It’s 2:30 p.m., and I’m back where I started out at 11 o’clock this morning. Back where I sat for two and a half hours yesterday before I had to leave so I could check on a job lead. Back at the place where I’ve probably spent more time during the last nine years than any other, besides home. The one place more than any other I’d rather not be: Family court.
At 1 p.m. today, they told most of us to leave and come back again at two. I was back on time, but couldn’t get upstairs. More than 100 people stood in line in front of me, all of us waiting our turn for the metal detector. Moms, dads, children in strollers. A true New York melting pot.
To our right, suited, tied court officers and attorneys flashed credentials and breezed past the barricades. I used to be one of them. In the days before I became a stay-at-home mom. Before my ex-husband abandoned me, broke up our home, and wrongfully sued me for divorce. In the days when money, security and health insurance flowed freely. Before I ever dreamed I’d end up here. In this line.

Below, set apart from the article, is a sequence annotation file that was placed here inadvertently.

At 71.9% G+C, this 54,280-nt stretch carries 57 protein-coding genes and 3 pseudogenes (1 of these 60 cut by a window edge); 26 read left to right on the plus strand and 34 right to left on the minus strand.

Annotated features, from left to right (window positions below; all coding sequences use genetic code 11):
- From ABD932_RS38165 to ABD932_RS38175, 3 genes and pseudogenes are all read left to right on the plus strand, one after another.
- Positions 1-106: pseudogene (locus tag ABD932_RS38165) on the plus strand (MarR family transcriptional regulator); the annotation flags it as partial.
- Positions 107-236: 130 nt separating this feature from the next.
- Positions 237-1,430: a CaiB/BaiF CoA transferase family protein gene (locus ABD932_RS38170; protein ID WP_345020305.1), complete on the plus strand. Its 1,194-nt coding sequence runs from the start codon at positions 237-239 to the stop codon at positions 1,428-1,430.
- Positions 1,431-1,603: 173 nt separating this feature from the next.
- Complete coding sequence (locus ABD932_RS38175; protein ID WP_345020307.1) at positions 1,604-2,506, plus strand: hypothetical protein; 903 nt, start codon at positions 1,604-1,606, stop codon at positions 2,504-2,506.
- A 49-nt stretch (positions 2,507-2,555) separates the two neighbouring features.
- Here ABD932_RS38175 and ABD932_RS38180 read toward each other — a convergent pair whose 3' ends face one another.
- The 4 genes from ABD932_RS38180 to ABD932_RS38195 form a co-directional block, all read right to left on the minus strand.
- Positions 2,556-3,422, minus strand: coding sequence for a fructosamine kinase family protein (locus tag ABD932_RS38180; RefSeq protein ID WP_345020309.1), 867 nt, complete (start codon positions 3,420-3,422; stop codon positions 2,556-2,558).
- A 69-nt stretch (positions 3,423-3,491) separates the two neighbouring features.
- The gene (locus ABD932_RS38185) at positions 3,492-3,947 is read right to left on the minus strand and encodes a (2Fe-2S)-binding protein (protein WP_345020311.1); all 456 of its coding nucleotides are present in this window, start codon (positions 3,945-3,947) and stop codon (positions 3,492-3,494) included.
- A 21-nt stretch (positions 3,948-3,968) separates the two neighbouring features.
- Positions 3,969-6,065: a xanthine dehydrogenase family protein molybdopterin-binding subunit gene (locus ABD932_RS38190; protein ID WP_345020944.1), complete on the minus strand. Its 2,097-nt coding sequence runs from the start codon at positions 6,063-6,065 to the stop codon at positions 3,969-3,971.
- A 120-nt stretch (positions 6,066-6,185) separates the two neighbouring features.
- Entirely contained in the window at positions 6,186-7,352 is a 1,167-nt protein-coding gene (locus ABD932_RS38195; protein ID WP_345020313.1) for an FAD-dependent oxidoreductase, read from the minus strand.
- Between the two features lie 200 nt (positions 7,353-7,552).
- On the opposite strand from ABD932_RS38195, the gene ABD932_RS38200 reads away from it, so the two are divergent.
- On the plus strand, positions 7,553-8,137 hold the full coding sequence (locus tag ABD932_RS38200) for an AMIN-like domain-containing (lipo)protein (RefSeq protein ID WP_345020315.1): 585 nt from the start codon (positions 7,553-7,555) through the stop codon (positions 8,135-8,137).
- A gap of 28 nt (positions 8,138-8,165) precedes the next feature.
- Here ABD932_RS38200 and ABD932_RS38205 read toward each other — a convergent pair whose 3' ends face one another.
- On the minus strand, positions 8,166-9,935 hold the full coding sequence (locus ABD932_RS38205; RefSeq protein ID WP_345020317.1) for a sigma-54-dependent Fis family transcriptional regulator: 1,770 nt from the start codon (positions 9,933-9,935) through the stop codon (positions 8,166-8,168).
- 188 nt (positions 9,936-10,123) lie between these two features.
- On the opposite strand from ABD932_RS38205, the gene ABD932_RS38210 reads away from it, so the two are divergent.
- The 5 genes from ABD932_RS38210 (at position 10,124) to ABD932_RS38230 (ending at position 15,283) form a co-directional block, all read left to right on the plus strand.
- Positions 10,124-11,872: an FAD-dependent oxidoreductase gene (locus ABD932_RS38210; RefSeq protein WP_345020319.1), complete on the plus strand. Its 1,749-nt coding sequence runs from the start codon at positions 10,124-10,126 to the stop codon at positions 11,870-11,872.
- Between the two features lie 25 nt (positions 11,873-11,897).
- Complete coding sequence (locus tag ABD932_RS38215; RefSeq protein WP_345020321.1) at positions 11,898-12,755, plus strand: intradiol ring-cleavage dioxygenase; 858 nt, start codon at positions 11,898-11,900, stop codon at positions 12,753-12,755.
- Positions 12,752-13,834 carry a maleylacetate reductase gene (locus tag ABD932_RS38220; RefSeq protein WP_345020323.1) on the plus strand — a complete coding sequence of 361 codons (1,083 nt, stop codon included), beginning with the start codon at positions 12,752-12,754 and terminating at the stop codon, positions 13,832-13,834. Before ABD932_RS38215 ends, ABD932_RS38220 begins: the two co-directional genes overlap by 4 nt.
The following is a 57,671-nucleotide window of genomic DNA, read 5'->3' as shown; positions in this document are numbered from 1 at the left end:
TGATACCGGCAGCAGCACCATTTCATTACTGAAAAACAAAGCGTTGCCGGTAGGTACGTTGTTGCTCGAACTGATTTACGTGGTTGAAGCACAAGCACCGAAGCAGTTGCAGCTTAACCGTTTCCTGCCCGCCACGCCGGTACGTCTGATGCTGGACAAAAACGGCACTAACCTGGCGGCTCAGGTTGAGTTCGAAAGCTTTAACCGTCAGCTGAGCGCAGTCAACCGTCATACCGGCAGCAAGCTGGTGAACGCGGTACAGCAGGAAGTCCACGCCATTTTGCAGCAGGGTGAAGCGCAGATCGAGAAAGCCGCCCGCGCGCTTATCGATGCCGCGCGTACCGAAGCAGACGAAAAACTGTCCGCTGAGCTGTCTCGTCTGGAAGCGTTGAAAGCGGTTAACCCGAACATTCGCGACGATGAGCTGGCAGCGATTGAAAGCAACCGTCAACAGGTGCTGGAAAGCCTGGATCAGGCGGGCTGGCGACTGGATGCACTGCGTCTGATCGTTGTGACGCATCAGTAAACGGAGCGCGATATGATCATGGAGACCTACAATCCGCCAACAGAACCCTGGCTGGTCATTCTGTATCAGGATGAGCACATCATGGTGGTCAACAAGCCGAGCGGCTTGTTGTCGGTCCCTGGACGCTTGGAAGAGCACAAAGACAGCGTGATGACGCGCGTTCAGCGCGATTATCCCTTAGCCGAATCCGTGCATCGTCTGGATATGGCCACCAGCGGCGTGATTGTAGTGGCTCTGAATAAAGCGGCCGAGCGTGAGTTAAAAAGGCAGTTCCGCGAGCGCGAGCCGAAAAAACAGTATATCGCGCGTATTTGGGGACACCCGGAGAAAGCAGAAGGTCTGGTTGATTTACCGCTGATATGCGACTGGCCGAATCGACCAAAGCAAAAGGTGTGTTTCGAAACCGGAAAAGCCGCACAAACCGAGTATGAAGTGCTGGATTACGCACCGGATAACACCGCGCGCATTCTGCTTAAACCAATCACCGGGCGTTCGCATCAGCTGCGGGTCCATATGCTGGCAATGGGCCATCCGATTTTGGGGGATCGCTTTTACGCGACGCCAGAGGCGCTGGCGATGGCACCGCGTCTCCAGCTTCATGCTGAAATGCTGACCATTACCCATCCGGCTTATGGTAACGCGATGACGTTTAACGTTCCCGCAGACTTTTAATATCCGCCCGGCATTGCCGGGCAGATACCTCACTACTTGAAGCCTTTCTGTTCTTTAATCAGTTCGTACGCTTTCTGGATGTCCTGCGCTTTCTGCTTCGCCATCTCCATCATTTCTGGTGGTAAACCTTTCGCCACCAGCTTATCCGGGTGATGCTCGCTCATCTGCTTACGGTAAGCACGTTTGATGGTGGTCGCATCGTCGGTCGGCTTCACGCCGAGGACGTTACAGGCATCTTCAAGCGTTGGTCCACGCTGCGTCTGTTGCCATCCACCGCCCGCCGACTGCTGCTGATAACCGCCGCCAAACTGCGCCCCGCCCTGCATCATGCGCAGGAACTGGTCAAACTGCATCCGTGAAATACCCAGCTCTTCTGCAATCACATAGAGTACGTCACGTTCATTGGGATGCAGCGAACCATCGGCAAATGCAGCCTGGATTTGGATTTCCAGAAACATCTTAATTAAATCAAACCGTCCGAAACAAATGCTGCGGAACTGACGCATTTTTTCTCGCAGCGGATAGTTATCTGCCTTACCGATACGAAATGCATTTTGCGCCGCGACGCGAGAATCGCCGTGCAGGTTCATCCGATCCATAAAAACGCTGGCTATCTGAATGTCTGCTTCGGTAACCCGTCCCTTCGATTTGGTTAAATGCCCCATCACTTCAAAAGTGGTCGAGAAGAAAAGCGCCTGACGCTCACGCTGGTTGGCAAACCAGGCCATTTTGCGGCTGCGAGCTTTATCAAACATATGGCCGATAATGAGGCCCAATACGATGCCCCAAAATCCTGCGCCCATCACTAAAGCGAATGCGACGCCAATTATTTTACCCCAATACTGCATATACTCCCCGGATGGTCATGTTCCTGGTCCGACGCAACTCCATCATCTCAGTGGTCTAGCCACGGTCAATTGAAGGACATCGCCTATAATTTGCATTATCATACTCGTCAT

In the queue I now belong in. My resources and law school pedigree probably still make me a candidate for that other line. The one where you can breeze in and out more easily. But I’m more comfortable in this one. I know about the pain in this line because it is also mine.
To my right, on the polished white marble, I see these words: “Justice for the family is justice for the community.”
The last time I reached out to the halls of justice for help, they let me down. The time before that they weren’t here for me either. And the one before. I smile at the mom holding her baby who’s in front of me. She returns the smile. She’s probably been here before, too. And yet she’s still hopeful, like me, even though we both know the truth about what goes on inside.